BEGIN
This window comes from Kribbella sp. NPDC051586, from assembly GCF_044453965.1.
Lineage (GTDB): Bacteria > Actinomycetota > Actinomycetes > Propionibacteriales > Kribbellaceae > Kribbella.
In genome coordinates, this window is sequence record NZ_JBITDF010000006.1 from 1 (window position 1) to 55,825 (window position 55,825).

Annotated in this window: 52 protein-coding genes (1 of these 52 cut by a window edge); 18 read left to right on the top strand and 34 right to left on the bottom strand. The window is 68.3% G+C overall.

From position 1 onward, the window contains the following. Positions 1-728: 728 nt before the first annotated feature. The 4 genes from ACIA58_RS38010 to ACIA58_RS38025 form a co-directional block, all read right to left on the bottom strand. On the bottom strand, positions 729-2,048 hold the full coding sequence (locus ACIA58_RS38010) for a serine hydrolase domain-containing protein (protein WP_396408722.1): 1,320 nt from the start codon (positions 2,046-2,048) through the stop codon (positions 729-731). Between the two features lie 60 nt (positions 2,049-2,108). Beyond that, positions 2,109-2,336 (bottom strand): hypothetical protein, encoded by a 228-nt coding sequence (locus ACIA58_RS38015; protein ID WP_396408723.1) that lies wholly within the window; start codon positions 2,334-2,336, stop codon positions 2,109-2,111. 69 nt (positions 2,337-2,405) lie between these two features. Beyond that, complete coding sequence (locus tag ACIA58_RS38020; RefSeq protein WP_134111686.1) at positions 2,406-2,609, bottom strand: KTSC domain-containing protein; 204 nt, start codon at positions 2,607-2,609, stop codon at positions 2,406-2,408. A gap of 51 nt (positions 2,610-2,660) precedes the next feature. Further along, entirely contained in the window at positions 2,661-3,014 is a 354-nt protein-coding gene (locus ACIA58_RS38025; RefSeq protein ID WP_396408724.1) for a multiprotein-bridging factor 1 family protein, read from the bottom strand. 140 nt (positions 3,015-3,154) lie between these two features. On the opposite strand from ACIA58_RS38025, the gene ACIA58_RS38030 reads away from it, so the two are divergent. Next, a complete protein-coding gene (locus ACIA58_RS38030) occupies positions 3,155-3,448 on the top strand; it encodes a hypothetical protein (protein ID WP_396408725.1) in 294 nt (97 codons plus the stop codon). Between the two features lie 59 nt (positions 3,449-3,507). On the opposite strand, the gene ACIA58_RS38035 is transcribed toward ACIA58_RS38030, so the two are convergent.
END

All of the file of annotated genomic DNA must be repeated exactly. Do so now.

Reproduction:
This window comes from Kribbella sp. NPDC051586, from assembly GCF_044453965.1.
Lineage (GTDB): Bacteria > Actinomycetota > Actinomycetes > Propionibacteriales > Kribbellaceae > Kribbella.
In genome coordinates, this window is sequence record NZ_JBITDF010000006.1 from 1 (window position 1) to 55,825 (window position 55,825).

Annotated in this window: 52 protein-coding genes (1 of these 52 cut by a window edge); 18 read left to right on the top strand and 34 right to left on the bottom strand. The window is 68.3% G+C overall.

From position 1 onward, the window contains the following. Positions 1-728: 728 nt before the first annotated feature. The 4 genes from ACIA58_RS38010 to ACIA58_RS38025 form a co-directional block, all read right to left on the bottom strand. On the bottom strand, positions 729-2,048 hold the full coding sequence (locus ACIA58_RS38010) for a serine hydrolase domain-containing protein (protein WP_396408722.1): 1,320 nt from the start codon (positions 2,046-2,048) through the stop codon (positions 729-731). Between the two features lie 60 nt (positions 2,049-2,108). Beyond that, positions 2,109-2,336 (bottom strand): hypothetical protein, encoded by a 228-nt coding sequence (locus ACIA58_RS38015; protein ID WP_396408723.1) that lies wholly within the window; start codon positions 2,334-2,336, stop codon positions 2,109-2,111. 69 nt (positions 2,337-2,405) lie between these two features. Beyond that, complete coding sequence (locus tag ACIA58_RS38020; RefSeq protein WP_134111686.1) at positions 2,406-2,609, bottom strand: KTSC domain-containing protein; 204 nt, start codon at positions 2,607-2,609, stop codon at positions 2,406-2,408. A gap of 51 nt (positions 2,610-2,660) precedes the next feature. Further along, entirely contained in the window at positions 2,661-3,014 is a 354-nt protein-coding gene (locus ACIA58_RS38025; RefSeq protein ID WP_396408724.1) for a multiprotein-bridging factor 1 family protein, read from the bottom strand. 140 nt (positions 3,015-3,154) lie between these two features. On the opposite strand from ACIA58_RS38025, the gene ACIA58_RS38030 reads away from it, so the two are divergent. Next, a complete protein-coding gene (locus ACIA58_RS38030) occupies positions 3,155-3,448 on the top strand; it encodes a hypothetical protein (protein ID WP_396408725.1) in 294 nt (97 codons plus the stop codon). Between the two features lie 59 nt (positions 3,449-3,507). On the opposite strand, the gene ACIA58_RS38035 is transcribed toward ACIA58_RS38030, so the two are convergent.